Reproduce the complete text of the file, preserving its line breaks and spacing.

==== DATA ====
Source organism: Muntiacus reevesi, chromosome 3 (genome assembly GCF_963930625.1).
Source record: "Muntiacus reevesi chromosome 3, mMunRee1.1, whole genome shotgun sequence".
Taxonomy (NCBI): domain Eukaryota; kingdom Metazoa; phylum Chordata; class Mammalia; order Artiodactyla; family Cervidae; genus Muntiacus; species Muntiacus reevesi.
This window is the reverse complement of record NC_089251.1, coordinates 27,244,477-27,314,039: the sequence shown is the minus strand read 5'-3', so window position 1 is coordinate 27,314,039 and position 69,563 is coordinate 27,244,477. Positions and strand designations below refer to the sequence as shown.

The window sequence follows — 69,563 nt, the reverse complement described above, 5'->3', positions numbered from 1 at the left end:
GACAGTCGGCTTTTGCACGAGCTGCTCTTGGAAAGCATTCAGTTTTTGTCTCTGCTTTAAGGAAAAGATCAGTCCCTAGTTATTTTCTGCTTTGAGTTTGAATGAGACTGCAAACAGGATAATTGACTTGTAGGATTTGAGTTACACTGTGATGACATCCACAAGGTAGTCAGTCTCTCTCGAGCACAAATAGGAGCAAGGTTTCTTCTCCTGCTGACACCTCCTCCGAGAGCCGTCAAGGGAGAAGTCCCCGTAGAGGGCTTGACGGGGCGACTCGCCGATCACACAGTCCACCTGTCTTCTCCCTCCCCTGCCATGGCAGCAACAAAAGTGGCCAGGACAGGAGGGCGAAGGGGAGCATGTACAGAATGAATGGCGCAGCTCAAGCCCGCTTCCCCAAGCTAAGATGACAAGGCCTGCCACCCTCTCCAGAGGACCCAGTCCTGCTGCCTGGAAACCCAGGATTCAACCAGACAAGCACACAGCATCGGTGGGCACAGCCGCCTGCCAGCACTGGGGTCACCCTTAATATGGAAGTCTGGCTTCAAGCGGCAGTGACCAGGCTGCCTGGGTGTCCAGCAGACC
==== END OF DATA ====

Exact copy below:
Source organism: Muntiacus reevesi, chromosome 3 (genome assembly GCF_963930625.1).
Source record: "Muntiacus reevesi chromosome 3, mMunRee1.1, whole genome shotgun sequence".
Taxonomy (NCBI): domain Eukaryota; kingdom Metazoa; phylum Chordata; class Mammalia; order Artiodactyla; family Cervidae; genus Muntiacus; species Muntiacus reevesi.
This window is the reverse complement of record NC_089251.1, coordinates 27,244,477-27,314,039: the sequence shown is the minus strand read 5'-3', so window position 1 is coordinate 27,314,039 and position 69,563 is coordinate 27,244,477. Positions and strand designations below refer to the sequence as shown.

The window sequence follows — 69,563 nt, the reverse complement described above, 5'->3', positions numbered from 1 at the left end:
GACAGTCGGCTTTTGCACGAGCTGCTCTTGGAAAGCATTCAGTTTTTGTCTCTGCTTTAAGGAAAAGATCAGTCCCTAGTTATTTTCTGCTTTGAGTTTGAATGAGACTGCAAACAGGATAATTGACTTGTAGGATTTGAGTTACACTGTGATGACATCCACAAGGTAGTCAGTCTCTCTCGAGCACAAATAGGAGCAAGGTTTCTTCTCCTGCTGACACCTCCTCCGAGAGCCGTCAAGGGAGAAGTCCCCGTAGAGGGCTTGACGGGGCGACTCGCCGATCACACAGTCCACCTGTCTTCTCCCTCCCCTGCCATGGCAGCAACAAAAGTGGCCAGGACAGGAGGGCGAAGGGGAGCATGTACAGAATGAATGGCGCAGCTCAAGCCCGCTTCCCCAAGCTAAGATGACAAGGCCTGCCACCCTCTCCAGAGGACCCAGTCCTGCTGCCTGGAAACCCAGGATTCAACCAGACAAGCACACAGCATCGGTGGGCACAGCCGCCTGCCAGCACTGGGGTCACCCTTAATATGGAAGTCTGGCTTCAAGCGGCAGTGACCAGGCTGCCTGGGTGTCCAGCAGACC